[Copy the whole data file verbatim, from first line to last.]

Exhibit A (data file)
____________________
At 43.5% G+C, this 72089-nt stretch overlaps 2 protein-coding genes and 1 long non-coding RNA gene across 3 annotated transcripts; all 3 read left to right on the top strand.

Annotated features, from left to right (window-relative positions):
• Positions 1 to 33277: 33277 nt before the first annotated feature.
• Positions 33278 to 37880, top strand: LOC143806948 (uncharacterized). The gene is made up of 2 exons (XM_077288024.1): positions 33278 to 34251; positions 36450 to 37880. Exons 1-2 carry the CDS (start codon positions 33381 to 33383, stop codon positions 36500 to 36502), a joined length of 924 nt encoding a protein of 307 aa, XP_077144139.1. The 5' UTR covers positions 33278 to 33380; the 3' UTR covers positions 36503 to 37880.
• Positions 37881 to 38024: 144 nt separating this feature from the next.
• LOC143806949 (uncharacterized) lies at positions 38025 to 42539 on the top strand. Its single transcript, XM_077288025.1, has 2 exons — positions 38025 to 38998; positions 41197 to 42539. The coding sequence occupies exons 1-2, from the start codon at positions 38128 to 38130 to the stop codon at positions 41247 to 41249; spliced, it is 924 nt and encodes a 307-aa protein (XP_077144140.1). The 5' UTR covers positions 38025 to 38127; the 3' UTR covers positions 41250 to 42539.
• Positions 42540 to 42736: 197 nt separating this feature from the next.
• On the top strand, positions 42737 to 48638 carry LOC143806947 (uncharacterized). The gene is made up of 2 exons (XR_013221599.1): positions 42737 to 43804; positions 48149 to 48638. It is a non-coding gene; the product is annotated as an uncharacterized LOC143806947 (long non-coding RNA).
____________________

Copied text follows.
At 43.5% G+C, this 72089-nt stretch overlaps 2 protein-coding genes and 1 long non-coding RNA gene across 3 annotated transcripts; all 3 read left to right on the top strand.

Annotated features, from left to right (window-relative positions):
• Positions 1 to 33277: 33277 nt before the first annotated feature.
• Positions 33278 to 37880, top strand: LOC143806948 (uncharacterized). The gene is made up of 2 exons (XM_077288024.1): positions 33278 to 34251; positions 36450 to 37880. Exons 1-2 carry the CDS (start codon positions 33381 to 33383, stop codon positions 36500 to 36502), a joined length of 924 nt encoding a protein of 307 aa, XP_077144139.1. The 5' UTR covers positions 33278 to 33380; the 3' UTR covers positions 36503 to 37880.
• Positions 37881 to 38024: 144 nt separating this feature from the next.
• LOC143806949 (uncharacterized) lies at positions 38025 to 42539 on the top strand. Its single transcript, XM_077288025.1, has 2 exons — positions 38025 to 38998; positions 41197 to 42539. The coding sequence occupies exons 1-2, from the start codon at positions 38128 to 38130 to the stop codon at positions 41247 to 41249; spliced, it is 924 nt and encodes a 307-aa protein (XP_077144140.1). The 5' UTR covers positions 38025 to 38127; the 3' UTR covers positions 41250 to 42539.
• Positions 42540 to 42736: 197 nt separating this feature from the next.
• On the top strand, positions 42737 to 48638 carry LOC143806947 (uncharacterized). The gene is made up of 2 exons (XR_013221599.1): positions 42737 to 43804; positions 48149 to 48638. It is a non-coding gene; the product is annotated as an uncharacterized LOC143806947 (long non-coding RNA).